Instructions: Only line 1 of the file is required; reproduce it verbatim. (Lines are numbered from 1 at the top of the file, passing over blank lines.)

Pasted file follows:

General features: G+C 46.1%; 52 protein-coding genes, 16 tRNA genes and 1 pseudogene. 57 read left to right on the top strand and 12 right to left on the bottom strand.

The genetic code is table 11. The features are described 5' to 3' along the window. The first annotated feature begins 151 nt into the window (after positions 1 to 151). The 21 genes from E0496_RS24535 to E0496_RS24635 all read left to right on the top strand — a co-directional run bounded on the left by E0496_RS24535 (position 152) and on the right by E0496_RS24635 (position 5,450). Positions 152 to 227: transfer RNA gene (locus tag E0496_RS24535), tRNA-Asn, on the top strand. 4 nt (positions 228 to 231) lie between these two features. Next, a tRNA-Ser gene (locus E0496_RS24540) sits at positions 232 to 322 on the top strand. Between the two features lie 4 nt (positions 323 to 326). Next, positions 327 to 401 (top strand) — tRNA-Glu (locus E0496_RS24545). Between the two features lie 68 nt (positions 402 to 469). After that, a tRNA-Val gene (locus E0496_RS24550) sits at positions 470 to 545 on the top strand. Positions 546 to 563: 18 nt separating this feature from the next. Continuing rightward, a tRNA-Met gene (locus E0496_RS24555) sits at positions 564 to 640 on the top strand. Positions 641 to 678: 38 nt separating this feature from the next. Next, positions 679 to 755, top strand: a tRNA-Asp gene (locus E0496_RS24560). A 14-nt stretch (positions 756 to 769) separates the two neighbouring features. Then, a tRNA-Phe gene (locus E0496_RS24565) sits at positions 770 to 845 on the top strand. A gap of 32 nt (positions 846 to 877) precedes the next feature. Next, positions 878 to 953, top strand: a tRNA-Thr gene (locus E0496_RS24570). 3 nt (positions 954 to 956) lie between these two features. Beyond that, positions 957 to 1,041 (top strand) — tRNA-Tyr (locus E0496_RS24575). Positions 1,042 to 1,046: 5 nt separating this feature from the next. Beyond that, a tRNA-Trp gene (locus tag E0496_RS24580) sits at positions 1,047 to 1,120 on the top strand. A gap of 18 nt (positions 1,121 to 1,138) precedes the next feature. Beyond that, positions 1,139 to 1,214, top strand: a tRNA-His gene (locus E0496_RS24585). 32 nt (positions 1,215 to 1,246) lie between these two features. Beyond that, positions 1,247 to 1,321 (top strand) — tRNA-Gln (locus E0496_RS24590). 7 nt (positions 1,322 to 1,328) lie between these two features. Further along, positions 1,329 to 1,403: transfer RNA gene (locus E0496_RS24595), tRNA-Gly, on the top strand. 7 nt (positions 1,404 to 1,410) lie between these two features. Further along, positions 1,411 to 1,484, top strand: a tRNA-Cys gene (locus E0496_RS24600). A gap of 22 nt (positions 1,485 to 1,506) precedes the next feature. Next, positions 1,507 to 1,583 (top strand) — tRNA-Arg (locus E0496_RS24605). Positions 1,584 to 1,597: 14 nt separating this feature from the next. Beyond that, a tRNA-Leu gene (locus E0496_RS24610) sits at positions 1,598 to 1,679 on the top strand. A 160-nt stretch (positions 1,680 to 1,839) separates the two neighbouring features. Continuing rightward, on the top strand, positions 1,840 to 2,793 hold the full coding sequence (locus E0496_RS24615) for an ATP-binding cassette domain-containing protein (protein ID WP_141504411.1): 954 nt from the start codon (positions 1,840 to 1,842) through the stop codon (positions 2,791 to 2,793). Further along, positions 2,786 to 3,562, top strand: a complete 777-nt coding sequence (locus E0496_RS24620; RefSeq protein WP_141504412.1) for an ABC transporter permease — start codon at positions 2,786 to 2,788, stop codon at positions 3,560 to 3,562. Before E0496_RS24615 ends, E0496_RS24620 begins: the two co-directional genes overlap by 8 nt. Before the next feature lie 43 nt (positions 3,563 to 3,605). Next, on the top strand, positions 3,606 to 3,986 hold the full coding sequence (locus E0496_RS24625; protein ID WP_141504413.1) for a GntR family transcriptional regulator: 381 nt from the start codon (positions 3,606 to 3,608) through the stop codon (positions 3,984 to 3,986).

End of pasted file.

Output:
General features: G+C 46.1%; 52 protein-coding genes, 16 tRNA genes and 1 pseudogene. 57 read left to right on the top strand and 12 right to left on the bottom strand.